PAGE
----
This amplitude spectrum is better than what we had with the published photometry. That’s because the professionals observed so intermittently, there were so many large gaps between their observing runs that aliasing was a worse problem for their data.
But this amplitude spectrum is not as good as the “cleaned” version from professionals. So, let’s apply the same cleaning technique to the amateur data:
Well well! The cleaned spectrum is almost as good as that from published photometry after all. There are 8 frequencies at which we have significant response, and they’re all multiples of the fundamental oscillation frequency of this star. We can also expand the y-axis and superimpose both spectra, leaving out the signal frequencies so we can focus on the background “noise” level, with that from the published photometry in blue and from visual photometry in red, to see how they compare:
The background (“noise”) level is only about 5 mmag for published photometry. But it’s a bit less than 10 mmag for visual photometry. That means we could detect oscillations with amplitudes only a little bigger than that. Which is impressive, since it’s smaller than the resolution of visual photometry. It turns out that we can detect features smaller than the data resolution because of the statistical power of large numbers. Amateurs contribute so much data, that its statistical power is magnified greatly.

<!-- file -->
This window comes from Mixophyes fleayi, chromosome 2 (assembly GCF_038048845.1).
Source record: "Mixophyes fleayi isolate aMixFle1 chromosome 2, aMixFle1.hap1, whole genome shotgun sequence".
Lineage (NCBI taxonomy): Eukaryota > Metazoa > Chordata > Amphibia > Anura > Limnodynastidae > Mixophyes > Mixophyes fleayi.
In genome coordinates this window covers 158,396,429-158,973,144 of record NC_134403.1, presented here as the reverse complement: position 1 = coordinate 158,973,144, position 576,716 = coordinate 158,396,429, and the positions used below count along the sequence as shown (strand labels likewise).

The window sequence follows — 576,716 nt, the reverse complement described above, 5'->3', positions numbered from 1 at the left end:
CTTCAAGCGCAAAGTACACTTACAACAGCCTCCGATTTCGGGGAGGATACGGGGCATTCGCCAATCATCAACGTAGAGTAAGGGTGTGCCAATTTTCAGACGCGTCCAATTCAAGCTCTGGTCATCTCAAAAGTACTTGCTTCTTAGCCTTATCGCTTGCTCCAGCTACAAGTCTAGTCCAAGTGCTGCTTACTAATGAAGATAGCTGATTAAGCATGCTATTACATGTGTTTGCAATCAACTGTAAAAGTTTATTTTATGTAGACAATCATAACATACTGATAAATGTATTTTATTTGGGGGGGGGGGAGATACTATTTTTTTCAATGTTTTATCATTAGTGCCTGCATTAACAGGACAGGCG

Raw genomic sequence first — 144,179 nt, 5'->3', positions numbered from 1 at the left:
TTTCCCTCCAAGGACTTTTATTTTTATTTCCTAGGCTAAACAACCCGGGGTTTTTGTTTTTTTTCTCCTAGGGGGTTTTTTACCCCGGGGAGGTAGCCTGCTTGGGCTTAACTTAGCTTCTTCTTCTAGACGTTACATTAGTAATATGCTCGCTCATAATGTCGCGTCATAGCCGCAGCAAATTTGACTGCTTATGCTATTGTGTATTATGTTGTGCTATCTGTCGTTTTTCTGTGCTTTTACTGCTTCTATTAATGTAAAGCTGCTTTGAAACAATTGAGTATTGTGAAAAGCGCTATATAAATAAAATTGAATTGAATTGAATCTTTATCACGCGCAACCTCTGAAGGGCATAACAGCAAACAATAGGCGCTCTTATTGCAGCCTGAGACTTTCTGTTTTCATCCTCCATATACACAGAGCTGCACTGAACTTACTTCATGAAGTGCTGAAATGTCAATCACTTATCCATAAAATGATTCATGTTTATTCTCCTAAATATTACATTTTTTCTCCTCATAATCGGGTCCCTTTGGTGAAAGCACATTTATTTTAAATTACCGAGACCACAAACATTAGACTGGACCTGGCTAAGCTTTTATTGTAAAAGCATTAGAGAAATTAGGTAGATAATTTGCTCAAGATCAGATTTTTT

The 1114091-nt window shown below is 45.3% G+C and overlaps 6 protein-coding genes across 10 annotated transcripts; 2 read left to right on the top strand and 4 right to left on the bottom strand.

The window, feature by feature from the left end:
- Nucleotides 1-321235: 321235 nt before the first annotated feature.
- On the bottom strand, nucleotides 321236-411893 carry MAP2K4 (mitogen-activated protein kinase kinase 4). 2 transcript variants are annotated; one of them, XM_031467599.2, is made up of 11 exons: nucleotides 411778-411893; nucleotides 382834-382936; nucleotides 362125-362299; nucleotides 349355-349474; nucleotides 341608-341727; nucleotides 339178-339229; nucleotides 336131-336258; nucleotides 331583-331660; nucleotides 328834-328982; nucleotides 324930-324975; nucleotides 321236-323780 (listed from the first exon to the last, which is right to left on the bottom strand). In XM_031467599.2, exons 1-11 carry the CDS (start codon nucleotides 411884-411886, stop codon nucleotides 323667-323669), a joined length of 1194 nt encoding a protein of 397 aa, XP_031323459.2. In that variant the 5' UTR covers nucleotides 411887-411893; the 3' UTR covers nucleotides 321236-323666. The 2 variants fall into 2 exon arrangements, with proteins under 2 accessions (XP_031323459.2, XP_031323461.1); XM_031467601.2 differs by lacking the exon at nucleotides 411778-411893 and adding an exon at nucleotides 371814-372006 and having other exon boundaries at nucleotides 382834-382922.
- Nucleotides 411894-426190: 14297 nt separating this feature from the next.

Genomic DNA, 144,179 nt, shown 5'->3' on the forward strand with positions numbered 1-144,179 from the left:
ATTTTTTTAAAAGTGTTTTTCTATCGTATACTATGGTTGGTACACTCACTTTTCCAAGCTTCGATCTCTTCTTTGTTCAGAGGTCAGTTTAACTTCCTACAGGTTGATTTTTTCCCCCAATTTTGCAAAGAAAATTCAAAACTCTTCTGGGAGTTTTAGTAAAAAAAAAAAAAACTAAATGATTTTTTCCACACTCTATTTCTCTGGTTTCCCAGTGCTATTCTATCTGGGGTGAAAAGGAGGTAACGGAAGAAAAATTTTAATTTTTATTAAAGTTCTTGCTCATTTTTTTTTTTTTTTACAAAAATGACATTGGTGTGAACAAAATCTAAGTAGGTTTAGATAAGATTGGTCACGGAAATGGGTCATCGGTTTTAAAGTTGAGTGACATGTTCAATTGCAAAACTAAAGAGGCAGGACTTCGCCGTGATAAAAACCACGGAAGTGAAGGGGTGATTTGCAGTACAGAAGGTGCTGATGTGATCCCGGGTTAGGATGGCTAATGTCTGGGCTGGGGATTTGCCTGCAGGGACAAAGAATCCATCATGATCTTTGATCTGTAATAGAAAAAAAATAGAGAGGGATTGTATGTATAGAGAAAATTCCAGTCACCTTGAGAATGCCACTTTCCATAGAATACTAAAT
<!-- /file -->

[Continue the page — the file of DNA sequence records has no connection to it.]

What about the shape of the cycles? We can make a folded light curve with the visual data, and I’ll superimpose (in blue) the folded light curve we have previously from published photometry:
The visual data shows a lot more variation — a lot more “scatter” — than the published photometry. But there’s a lot more of it. We can take advantage of its plenitude by averaging the data over intervals 0.05 cycles wide. When we do that with both data sets they compare thusly:
In spite of the greater variation in visual data, their greater numbers make the averaged light curve nearly as precise as that from professionals. We can even see fine details which are smaller than a tenth of a magnitude, like that “bump” on the light curve at phase around -0.2 cycles. There’s so much visual photometry we can even average it over smaller intervals, only 1/50th of a cycle:
There is indeed enough information in the visual data (because there’s so much of it) to see the detailed structure of the waveform.
We do notice that there’s an offset between the two light curves. Wayne Lowder’s data is consistently about 0.17 magnitudes fainter than the published photometry. If we offset his data by this amount we can see just how well the two different sources of data agree:
Yes, Virginia, visual data really can compete with professional photometry. But to do so requires large quantities of data. Experience and skill on the part of the observer doesn’t hurt either! It’s a lot of effort to accumulate nearly 5,000 visual observations of just one star (and Wayne Lowder observed a lot more than just this one star!), but its scientific value is tremendous. The value of the data set taken as a whole is comparable to that from professionals.
Amateur astronomy, whether by high-tech or just by eye, is a rewarding task, both for the observer and the analyst. If I have anything to say about the matter, it will not be a thankless task.